# What is the Put/Call Ratio, Max Pain, and it's usage as a Directional Indicator for the Underlying Asset

### Level 1 - Zero to Options Hero

In today’s post, the OptionsNerds will explain the concepts of Put Call Ratio and Max Pain, and what possible indications this can give us on the future direction of the underlying asset. Let’s go!

Now, if you’ve been having a look at options market commentary, you might see something similar to the below (which is an example from the cryptocurrency options market):

The Put Call Ratio and Max Pain Point are two things that options traders like to look at and are also useful for directional traders. Why is this the case?

**Put Call Ratio**

First of all, the Put Call Ratio is mathematically defined as:

The news item above, it is describing that of the options expiring on Nov 24th, the Put Call Ratio is 0.83 for BTCUSD.

This gives an indicator that option buyers have more positions expiring on Nov 24th expecting the BTCUSD price to be higher than lower. Usually the sellers of options are the option market-makers who are continuously delta-hedging their portfolios, so **if the Put Call Ratio for options expiring today is skewed towards puts, the market-maker delta-hedging activity will likely result in the spot drifting down, and vice versa for calls.**

The Put Call Ratio can also be used to look at the trading activity on any given day. This gives a sense of which side of the market (up or down) option buyers have been more excited about on any given trading day. A typical put-call ratio for equities that is considered a good basis for evaluating market sentiment would be 0.7 — that is, a ratio below 0.7 would mean that options buyers are adding to bearish positions on the day and above 0.7 would mean that options sellers are adding to bullish positions on the day. The reason that 0.7 is the typical neutral put-call ratio (in the equity markets) is that normally there are more investors buying calls than buying puts, so 0.7 is a typical put-call ratio for evaluating sentiment.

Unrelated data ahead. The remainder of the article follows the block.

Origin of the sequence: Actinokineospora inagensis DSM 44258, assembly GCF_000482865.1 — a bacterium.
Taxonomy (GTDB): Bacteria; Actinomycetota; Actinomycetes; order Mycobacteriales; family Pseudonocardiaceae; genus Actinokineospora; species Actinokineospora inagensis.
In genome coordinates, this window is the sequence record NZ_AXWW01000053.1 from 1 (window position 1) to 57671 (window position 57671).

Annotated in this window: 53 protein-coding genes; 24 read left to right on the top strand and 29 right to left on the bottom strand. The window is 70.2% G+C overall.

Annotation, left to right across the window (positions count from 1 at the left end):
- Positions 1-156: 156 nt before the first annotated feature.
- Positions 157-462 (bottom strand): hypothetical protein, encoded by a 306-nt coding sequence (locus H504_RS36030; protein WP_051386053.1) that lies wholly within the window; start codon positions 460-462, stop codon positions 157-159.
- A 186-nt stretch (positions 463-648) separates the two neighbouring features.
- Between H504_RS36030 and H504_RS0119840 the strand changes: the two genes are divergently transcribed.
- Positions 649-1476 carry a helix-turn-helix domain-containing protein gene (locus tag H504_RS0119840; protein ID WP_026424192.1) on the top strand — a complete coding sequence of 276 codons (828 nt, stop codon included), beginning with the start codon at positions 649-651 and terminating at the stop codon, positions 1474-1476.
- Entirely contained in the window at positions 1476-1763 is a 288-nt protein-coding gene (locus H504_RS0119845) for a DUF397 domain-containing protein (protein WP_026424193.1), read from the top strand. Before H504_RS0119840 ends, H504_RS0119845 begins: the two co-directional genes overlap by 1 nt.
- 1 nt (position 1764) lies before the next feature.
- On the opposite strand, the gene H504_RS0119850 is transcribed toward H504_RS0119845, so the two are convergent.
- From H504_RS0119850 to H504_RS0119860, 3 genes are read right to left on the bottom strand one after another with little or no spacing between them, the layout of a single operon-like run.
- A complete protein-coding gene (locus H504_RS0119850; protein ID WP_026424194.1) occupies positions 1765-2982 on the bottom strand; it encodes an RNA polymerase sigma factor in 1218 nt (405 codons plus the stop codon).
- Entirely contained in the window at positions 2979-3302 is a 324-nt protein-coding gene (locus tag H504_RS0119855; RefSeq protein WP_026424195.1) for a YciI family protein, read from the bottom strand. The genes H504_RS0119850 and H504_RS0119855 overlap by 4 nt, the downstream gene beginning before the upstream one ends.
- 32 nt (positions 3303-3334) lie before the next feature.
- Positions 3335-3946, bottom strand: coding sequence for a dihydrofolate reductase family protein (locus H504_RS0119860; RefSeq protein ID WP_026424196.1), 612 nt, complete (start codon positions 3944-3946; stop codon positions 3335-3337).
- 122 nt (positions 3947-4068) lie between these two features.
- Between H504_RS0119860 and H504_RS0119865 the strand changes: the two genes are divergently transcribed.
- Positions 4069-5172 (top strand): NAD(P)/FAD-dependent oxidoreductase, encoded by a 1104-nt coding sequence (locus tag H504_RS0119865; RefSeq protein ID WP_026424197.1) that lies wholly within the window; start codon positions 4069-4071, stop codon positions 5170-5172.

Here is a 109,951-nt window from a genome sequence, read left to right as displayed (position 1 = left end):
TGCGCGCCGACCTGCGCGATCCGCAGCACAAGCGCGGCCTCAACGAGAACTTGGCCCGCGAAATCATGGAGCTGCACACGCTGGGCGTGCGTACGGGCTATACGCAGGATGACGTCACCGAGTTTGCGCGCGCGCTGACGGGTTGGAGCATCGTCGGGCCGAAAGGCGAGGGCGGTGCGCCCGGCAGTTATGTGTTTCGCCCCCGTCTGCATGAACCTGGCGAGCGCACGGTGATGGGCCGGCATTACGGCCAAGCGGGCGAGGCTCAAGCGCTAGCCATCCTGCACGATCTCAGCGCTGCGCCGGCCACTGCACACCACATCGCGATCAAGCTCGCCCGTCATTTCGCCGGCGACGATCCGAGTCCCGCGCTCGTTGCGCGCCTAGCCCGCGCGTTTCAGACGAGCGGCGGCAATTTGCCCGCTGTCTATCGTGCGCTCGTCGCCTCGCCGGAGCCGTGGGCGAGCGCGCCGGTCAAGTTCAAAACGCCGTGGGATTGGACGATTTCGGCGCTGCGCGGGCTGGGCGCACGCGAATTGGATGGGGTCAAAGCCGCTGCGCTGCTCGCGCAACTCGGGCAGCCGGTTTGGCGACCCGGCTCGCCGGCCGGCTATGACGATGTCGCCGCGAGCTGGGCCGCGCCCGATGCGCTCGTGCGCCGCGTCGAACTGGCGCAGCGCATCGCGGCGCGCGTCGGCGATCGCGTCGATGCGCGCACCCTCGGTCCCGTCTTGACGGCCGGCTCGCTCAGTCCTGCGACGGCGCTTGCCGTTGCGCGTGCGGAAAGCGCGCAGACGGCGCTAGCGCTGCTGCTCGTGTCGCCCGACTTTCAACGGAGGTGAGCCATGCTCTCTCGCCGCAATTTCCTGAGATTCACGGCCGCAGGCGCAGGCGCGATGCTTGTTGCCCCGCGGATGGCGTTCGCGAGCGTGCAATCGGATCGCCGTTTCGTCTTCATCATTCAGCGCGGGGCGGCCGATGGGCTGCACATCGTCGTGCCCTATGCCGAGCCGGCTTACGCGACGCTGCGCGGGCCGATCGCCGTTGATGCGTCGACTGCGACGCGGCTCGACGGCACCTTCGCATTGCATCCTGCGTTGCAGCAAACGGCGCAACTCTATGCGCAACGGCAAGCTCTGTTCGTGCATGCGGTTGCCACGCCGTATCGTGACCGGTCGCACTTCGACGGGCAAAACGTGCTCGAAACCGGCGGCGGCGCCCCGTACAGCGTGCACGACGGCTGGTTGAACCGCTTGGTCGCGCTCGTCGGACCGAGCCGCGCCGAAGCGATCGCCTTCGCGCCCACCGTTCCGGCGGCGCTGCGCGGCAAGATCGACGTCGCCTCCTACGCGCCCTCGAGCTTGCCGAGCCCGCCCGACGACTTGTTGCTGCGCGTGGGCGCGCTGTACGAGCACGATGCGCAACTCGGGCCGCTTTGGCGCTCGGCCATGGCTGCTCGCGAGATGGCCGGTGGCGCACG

**Max Pain**

Max pain, or the max pain price, is the strike price with the most open options contracts which causes the most losses for option buyers at expiration. It is called max pain due to the idea of **maximum pain theory**, which assumes that option buyers will buy and hold the option (without delta hedging) until expiration, while option sellers are market-makers who will be continuously delta hedging their option portfolios. In this case, the max pain price is the price at which the maximum amount of financial losses would occur for these option buyers. This is because they are not delta hedging and thus their payoff is solely based on how far the underlying is at expiry from the strikes of the options that they purchased. Note, that this theory is controversial in the industry because of the assumption that only option sellers are continuously delta-hedging their option portfolios.

**Calculating the Max Pain Price**

To calculate the max pain price, one needs to sum up the difference between the current spot price and the strike price for each in-the-money strike price, multiply by the open interest of that strike, add together the dollar value for calls and puts, and repeat for each strike price. Finally, we need to determine which strike price has the highest dollar value, and this is the Max Pain Price.

In formulas, for each strike, we can define the Pain Value as:

and then find the strike that maximizes the Pain Value across all strikes with open interest.

**Important point**: The OptionNerds believe that an improved Max Pain Price metric should be scaled by the time to maturity to account for the higher gamma of shorter-dated options which would have a larger influence on the potential path of the underlying towards the Max Pain Price. We therefore define a Modified Max Pain Price based on a Modified Pain Value:

**Note:** If the Max Pain Price is being calculated for a given expiry (i.e. options expiring today, options expiring tomorrow), then the Modified Pain Value is not needed as the Gamma will be directly proportional to the Open Interest.

Let’s dive in to a numerical example of calculating the Max Pain Price!

Let’s say the Stock Price is $100, and the open interest is 10 lots of $110 calls, 20 lots of $115 calls, and 5 lots of $85 puts. The options open interest graph looks like this:

The $110 strike has a Pain Value of (($110-$100) * 10), the $115 strike has a Pain Value of (($115-$100) * 20), and the $85 strike has a Pain Value of (($100-$85) * 5). When we compare these values, it is clear that the Max Pain Price is $115.

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